A responsive experience begins on the server…

…But it doesn’t end there.

On MobiForge a few weeks ago, Ronan Cremin pointed out that most top sites use some form of server-side detection to send different HTML to different devices. In a follow-up article, he takes Google as a specific example to show just how widely its content varies between an iPhone, a BlackBerry Curve, and a Nokia 6300.

I’m not arguing against server-side detection, and sending different content to different devices. I think it’s an essential part of an adaptation strategy. But I just want to quickly point out a few reasons why it’s not enough in order to cover the whole spectrum of browsers. Here are a few things that you won’t know when a browser makes its first request to your web server:

  • The height and width of the viewport being used. (Including the device’s portrait/landscape orientation.) If you detect a mobile device, you will be able to look up the device’s “standard” dimensions in a device database, but the user’s actual viewport may be different. If you place a web app on your iPhone’s home screen, and run it without browser chrome, it will send the same user-agent string as when it is running in a browser with chrome (thus reducing the available height). The user may be viewing your site in a browser panel embedded in a separate app, which may present a different viewport. As Stephanie Rieger explained in “Viewports all the way down…“, anyone can create embed a web view of arbitrary size in a home-made ebook.
  • The zoom level. Lyza Gardner wrote about how zoom levels and different text sizes can mess up pixel-based responsive layouts. A user-agent string contains no information about whether a user has changed the default font size in their browser. It does happen, and probably more often than you think.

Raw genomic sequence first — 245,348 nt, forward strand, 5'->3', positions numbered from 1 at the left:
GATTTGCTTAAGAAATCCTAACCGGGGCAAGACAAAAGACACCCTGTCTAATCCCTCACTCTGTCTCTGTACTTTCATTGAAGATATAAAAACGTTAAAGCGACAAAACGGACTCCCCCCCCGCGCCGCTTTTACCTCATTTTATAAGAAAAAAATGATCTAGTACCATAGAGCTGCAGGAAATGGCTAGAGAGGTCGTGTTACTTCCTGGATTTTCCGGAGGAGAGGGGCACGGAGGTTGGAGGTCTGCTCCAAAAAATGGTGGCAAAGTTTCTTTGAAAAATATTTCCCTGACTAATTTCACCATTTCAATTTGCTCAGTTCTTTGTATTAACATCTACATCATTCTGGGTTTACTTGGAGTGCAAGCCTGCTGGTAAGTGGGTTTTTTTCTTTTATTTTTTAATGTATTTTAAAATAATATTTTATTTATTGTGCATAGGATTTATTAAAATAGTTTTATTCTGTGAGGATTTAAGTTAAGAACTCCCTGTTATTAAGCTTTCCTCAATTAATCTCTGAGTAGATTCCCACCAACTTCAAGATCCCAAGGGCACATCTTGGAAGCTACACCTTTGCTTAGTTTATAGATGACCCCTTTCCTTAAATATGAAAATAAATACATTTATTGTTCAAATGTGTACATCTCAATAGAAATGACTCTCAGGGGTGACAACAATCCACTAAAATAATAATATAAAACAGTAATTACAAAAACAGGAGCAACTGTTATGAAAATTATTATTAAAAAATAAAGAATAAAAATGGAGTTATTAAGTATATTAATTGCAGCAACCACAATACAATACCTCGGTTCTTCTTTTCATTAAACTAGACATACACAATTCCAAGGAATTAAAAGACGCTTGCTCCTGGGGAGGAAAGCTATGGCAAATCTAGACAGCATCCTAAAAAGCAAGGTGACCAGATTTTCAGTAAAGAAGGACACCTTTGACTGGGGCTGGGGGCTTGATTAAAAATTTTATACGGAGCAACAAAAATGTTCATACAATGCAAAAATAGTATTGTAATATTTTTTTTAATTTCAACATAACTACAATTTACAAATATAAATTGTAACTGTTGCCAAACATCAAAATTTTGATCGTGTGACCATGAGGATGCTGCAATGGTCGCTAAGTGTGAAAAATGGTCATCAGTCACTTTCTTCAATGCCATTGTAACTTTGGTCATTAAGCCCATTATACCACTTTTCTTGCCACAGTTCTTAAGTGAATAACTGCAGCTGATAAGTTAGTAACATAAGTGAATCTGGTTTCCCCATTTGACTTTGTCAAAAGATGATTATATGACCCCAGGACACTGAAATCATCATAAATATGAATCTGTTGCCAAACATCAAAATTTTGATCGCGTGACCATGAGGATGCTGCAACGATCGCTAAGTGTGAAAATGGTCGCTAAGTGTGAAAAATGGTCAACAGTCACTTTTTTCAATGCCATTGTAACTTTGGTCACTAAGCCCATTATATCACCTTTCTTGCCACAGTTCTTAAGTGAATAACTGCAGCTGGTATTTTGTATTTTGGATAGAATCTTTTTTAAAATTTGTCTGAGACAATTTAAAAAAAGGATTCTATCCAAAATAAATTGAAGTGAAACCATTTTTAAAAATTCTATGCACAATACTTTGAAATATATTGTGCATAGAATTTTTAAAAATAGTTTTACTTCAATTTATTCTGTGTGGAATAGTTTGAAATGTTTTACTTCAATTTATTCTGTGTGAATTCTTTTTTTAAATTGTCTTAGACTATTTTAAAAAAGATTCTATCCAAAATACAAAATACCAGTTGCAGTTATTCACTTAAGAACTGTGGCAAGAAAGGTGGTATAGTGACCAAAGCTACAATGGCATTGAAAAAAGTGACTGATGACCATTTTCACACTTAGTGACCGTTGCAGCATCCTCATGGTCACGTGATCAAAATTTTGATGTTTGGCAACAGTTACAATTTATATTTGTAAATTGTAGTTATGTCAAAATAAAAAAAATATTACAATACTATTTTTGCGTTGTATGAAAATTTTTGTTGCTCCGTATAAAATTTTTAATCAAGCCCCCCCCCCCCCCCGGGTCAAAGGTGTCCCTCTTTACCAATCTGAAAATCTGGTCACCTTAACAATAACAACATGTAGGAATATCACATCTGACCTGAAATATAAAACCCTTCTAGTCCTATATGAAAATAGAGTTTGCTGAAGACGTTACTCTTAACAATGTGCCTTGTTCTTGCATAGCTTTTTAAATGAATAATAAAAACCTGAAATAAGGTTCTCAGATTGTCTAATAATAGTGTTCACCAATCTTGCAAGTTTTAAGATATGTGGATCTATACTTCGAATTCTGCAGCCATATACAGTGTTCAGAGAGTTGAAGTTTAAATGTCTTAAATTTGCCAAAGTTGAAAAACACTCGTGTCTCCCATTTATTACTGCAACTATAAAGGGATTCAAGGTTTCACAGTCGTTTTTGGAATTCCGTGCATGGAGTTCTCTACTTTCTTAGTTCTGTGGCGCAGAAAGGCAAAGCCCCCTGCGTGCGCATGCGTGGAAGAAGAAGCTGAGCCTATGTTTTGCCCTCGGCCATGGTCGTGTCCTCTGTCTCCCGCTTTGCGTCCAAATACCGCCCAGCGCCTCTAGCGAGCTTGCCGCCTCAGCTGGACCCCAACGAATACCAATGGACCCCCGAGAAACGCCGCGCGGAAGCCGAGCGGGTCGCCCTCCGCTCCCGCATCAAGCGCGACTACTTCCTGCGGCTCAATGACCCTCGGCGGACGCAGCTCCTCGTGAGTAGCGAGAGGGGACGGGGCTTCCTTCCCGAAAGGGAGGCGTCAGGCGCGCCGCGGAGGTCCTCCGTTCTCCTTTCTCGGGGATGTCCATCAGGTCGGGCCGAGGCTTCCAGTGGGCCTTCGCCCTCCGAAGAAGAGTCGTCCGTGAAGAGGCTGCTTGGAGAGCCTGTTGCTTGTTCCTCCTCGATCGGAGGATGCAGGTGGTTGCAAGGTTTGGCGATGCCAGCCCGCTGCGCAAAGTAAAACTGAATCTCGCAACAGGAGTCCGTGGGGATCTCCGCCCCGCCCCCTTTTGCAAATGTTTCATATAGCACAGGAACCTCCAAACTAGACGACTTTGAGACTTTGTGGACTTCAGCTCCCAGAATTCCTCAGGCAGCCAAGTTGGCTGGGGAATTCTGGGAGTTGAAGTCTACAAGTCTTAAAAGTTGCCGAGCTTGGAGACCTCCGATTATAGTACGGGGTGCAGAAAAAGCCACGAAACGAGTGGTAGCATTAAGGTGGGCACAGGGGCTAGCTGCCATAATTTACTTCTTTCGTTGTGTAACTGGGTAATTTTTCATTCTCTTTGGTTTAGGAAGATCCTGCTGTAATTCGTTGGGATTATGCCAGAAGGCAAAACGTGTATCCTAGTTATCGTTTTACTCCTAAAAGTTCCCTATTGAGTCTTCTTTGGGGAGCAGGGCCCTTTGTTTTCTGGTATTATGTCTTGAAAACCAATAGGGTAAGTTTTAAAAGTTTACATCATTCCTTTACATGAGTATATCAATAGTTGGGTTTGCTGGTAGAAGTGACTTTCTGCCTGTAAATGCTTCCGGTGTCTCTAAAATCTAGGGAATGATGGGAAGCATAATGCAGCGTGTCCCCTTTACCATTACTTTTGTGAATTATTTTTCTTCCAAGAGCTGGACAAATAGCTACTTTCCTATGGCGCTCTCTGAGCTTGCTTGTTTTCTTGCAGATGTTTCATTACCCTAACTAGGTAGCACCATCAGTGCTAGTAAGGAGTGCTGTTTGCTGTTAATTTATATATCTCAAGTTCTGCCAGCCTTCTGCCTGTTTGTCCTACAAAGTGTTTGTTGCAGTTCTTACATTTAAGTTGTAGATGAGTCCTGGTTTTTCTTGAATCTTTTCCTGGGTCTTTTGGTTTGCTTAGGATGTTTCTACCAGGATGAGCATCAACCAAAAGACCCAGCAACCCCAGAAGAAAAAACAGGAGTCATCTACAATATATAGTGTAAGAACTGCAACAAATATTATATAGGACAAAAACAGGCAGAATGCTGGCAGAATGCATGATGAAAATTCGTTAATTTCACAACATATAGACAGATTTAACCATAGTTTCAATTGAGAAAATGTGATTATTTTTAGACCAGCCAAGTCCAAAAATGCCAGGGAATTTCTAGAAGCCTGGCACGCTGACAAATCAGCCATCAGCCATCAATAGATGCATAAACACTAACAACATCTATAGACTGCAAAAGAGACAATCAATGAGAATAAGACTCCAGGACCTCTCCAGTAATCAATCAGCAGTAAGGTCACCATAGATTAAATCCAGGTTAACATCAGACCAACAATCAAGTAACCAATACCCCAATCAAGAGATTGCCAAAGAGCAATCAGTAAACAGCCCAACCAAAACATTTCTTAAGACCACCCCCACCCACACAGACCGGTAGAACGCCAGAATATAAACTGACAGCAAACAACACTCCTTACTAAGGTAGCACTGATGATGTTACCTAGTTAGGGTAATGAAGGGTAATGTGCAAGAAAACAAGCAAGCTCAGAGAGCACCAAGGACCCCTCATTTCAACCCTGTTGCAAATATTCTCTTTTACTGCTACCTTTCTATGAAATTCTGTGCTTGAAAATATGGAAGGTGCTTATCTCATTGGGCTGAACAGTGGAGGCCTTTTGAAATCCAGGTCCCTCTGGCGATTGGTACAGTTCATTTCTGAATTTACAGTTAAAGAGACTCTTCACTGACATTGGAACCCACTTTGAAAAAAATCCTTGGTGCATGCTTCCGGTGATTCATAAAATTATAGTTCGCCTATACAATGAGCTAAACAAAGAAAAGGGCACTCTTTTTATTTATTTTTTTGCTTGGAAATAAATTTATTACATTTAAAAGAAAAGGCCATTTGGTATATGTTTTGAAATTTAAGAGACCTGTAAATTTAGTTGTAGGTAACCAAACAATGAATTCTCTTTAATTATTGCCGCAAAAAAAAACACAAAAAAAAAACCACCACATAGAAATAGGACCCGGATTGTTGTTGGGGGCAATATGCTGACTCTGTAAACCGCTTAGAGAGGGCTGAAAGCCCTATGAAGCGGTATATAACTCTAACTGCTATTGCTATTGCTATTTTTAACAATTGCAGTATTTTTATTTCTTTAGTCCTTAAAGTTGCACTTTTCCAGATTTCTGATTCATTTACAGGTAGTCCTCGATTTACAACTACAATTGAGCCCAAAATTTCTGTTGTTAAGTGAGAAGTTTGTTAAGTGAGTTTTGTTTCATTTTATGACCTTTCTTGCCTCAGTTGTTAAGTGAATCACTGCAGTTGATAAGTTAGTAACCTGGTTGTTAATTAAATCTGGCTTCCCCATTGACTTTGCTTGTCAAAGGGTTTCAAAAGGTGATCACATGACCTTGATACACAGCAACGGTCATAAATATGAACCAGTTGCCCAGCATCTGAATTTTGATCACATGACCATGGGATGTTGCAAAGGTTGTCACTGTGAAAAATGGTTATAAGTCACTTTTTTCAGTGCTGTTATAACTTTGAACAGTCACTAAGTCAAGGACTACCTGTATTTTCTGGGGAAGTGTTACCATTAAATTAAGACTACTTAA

• Whether the user has cookies, and/or JavaScript enabled. I mentioned some of the reasons people disable JavaScript last year. I think that on mobile devices, which are commonly bandwidth-capped and/or rate-limited, people have a greater than normal incentive to disable JavaScript. (I don’t have any statistics to back this up, though; it’s just a feeling.) Lack of JavaScript can play havoc with some client-side detection techniques. (And lack of cookies will trip you up in many more ways; treat that as a general personalization problem.)

Basically, just because the user-agent string says “iPhone” doesn’t automatically mean you’re dealing with 320 x 480. Server-side detection alone will not give you the full picture, and only doing adaptation client-side robs you of the opportunity to perform really useful server-side optimizations. The best approach is a blend of the two, as Luke Wroblewski describes in “RESS: Responsive Design + Server Side Components“.


Further reading: